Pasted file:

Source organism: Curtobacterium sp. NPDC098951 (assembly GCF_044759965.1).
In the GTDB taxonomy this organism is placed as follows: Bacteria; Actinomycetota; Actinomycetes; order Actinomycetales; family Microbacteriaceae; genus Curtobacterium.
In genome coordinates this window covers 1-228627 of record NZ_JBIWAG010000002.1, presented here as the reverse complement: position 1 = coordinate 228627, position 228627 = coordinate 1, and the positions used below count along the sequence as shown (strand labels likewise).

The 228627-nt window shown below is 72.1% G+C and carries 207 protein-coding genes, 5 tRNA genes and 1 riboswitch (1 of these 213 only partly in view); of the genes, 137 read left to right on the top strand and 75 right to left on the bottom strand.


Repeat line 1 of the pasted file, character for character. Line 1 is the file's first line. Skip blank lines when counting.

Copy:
Source organism: Curtobacterium sp. NPDC098951 (assembly GCF_044759965.1).